Praying Indian Ends King Phillip’s War

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A Brief History

On August 12, 1676, John Alderman, known as a “Praying Indian” because he was a Native American converted to Christianity, shot and killed Chief Metacomet of the Wampanoag people, thus ending the conflict known as King Phillip’s War.

Digging Deeper

King Phillip’s War, known also by a bewildering array of other names, including Metacom’s War, The First Indian War, Metacomet’s War, Pometacomet’s Rebellion, and Metacom’s Rebellion, was a conflict that lasted from June 20, 1675 until the death of Metacomet in 1676, although some fighting continued in the Northern areas of British colonies until April of 1678.  The warring parties were the Native Americans of what we call the New England area and the British colonists in the same area.  The Wampanoag war chief, Metacomet, was also known by the English name “Phillip,” a name he had taken since his father, Massasoit, had been quite friendly with the settlers that came to Massachusetts (Plymouth Colony) on the Mayflower.  Phillip/Metacom/Metacomet had become Chief in 1662 and continued the good relations with the Europeans for only a short time before a disagreement developed over the British colonist demands that the Native people turn over their firearms to the colonists.  A tipping point was reached when the colonists hanged 3 Wampanoag men who had been accused of murder.

Native American raids against colonial settlements and individual farms ensued, and the Plymouth Colony called out the militia to combat the warring Native Americans.  The Native Narragansett people were officially neutral in the fight, although some of their members did take part in raids against the colonists.  As the conflict grew, various tribes aligned with the Wampanoags under Metacomet, amounting to about 3400 warriors.  The Colonial Militia was joined by friendly Native tribes, including the Mohegans and Pequots, and numbered about 3500 fighting men.

King Phillip’s War was the first large Native vs. Colonist warfare and cost about 3000 Native warriors aligned with Metacomet their lives.  About 1000 European Americans were also killed, and the economies of both the Plymouth Colony and the Rhode Island Colony were devastated.  Many colonial towns were ruined and abandoned.   Not only the first major Native American vs. European (and Indian allies) war, King Phillip’s War may well be the costliest to the colonials in terms of percentage of White Americans killed and towns displaced.

Sadly, as we have noted in other articles, the relationship between Native Americans and the Europeans that sought to settle the “New World” has been a troubled one throughout the history of the United States and the Colonial period that preceded the establishment of this great country, as well as the other areas of the New World, Canada, Central and South America, and the various islands in the Western Hemisphere originally populated by Native people. Even to this day, politicians debate the “correct” manner in which to treat our Native citizens, trying to balance between allowing for the continuation of traditions and culture without erasing the (kind of) pure gene pool and Native ways, against welcoming Native people into an integrated homogeneous society in which those of Native American ethnic heritage can profit from the riches and wonders of the modern world without being kept in a state of perpetual poverty.  Even the way some European Americans have referred to the War as a “Rebellion” is almost laughable, as if the Native People that were here first were necessarily subservient to the colonists!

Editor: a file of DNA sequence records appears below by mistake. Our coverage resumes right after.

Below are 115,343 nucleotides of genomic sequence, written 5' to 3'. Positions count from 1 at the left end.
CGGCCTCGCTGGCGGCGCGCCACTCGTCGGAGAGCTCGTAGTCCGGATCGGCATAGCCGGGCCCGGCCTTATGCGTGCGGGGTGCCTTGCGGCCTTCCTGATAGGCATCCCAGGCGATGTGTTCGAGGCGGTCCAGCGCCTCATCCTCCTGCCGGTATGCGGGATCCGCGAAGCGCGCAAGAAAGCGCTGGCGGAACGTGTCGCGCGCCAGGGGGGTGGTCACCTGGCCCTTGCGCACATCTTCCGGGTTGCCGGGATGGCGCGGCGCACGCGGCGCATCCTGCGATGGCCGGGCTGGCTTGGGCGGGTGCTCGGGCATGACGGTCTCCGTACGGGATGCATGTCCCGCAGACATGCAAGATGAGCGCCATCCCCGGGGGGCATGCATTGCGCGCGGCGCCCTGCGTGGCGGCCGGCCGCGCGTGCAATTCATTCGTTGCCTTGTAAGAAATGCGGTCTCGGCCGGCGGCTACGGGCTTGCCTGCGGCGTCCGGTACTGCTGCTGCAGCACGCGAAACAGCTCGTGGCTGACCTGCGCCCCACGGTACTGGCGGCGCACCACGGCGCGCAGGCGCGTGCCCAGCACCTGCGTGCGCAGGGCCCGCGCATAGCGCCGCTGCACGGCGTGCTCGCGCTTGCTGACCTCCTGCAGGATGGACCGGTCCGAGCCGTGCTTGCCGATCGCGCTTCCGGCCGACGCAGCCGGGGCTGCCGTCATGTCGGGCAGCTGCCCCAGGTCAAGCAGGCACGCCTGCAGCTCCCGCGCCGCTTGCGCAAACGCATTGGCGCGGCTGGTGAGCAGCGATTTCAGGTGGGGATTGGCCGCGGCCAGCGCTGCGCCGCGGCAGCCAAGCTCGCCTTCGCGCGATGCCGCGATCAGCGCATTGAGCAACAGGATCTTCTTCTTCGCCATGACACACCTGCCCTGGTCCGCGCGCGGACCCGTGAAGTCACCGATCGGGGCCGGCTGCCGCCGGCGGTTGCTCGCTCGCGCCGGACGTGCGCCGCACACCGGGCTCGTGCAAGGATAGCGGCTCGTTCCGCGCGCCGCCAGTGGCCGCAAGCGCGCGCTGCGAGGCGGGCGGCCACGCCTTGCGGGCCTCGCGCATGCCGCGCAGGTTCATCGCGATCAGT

As always, we welcome your opinions and/or questions on the subject of the “proper” way the United States and other Western Hemisphere countries should treat their Native People.

Question for students (and subscribers): Should the US government continue its current policy toward Native People or what changes should be made in that policy?  Please let us know in the comments section below this article.

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Historical Evidence

For more information, please see…

Brooks, Lisa.  Our Beloved Kin: A New History of King Philip’s War.  Yale University Press, 2019.

Seelye, James, Jr and Shawn Shelby, Editors.  Shaping North America [3 volumes]: From Exploration to the American Revolution.  ABC-CLIO, 2018.

The featured image in this article, a map by Whitesachem Miroslav Starý of Southern New England during King Philip´s War (1675-1676), has been released by the copyright holder of this work into the public domain worldwide.


About Author

Major Dan

Major Dan is a retired veteran of the United States Marine Corps. He served during the Cold War and has traveled to many countries around the world. Prior to his military service, he graduated from Cleveland State University, having majored in sociology. Following his military service, he worked as a police officer eventually earning the rank of captain prior to his retirement.